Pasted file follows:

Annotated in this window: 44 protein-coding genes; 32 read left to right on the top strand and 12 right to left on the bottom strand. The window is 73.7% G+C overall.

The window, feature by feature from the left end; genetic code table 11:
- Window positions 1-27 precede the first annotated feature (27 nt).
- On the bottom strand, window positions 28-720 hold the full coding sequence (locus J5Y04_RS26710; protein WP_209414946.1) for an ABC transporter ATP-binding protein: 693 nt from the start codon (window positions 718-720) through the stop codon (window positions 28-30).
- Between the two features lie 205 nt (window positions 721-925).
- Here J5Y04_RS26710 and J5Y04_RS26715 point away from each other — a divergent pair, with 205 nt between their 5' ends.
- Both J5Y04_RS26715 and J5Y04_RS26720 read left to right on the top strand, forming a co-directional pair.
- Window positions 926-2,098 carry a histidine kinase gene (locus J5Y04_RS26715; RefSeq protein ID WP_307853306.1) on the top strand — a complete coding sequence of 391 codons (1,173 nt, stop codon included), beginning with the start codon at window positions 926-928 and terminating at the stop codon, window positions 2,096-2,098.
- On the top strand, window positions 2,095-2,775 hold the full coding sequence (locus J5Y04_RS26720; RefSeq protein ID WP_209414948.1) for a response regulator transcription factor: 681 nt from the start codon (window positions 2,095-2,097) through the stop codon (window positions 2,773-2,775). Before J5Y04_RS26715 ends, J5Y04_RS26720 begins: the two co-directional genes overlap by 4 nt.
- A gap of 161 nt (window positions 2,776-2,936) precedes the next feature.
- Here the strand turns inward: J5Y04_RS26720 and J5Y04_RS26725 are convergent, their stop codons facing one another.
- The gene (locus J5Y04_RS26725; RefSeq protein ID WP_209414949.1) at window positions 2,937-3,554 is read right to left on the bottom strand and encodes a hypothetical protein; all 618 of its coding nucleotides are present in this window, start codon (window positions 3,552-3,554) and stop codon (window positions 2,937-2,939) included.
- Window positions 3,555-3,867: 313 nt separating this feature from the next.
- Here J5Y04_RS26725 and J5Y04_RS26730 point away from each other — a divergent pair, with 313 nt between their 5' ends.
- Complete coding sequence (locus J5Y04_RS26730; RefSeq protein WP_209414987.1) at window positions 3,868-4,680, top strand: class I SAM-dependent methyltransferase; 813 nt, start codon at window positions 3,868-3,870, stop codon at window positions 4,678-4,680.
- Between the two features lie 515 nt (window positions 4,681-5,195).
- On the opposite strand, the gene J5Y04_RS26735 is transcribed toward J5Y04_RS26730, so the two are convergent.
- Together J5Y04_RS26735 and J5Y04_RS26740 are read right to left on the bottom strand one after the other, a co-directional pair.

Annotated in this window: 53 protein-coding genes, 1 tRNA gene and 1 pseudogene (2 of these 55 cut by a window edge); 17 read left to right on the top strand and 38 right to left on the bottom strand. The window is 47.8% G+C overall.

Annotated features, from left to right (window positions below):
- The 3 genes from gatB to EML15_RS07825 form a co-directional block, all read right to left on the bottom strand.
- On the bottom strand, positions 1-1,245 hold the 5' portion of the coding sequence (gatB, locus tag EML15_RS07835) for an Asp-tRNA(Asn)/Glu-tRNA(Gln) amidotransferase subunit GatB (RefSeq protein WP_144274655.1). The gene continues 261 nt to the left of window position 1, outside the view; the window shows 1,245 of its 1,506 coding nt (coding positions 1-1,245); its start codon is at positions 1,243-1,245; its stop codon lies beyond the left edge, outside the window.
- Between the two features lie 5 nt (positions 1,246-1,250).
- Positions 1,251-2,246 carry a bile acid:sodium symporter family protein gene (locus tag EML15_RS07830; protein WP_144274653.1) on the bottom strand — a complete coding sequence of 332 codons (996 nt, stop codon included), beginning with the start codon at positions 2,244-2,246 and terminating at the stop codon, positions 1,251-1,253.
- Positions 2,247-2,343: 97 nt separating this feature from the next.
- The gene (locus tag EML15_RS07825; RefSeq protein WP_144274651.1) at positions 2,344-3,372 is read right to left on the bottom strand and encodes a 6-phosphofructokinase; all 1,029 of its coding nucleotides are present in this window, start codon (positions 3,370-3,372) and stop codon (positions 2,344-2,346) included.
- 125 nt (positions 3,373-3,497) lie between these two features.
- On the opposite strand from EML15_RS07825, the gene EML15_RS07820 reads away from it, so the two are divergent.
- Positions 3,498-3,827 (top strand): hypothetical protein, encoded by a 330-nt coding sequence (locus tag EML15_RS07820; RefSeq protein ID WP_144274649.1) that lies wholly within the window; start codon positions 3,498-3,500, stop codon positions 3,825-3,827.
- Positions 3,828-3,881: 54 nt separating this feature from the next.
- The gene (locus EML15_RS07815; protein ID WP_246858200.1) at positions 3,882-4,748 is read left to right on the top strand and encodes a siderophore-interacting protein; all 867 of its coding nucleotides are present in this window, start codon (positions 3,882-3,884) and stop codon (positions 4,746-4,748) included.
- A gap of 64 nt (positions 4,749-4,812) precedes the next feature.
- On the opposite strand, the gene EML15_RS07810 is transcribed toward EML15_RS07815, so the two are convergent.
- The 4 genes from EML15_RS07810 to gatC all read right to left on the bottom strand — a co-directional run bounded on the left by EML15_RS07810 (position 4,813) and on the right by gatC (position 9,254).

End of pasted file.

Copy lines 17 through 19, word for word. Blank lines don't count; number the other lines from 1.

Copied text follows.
- On the opposite strand, the gene J5Y04_RS26735 is transcribed toward J5Y04_RS26730, so the two are convergent.
- Together J5Y04_RS26735 and J5Y04_RS26740 are read right to left on the bottom strand one after the other, a co-directional pair.

Annotated in this window: 53 protein-coding genes, 1 tRNA gene and 1 pseudogene (2 of these 55 cut by a window edge); 17 read left to right on the top strand and 38 right to left on the bottom strand. The window is 47.8% G+C overall.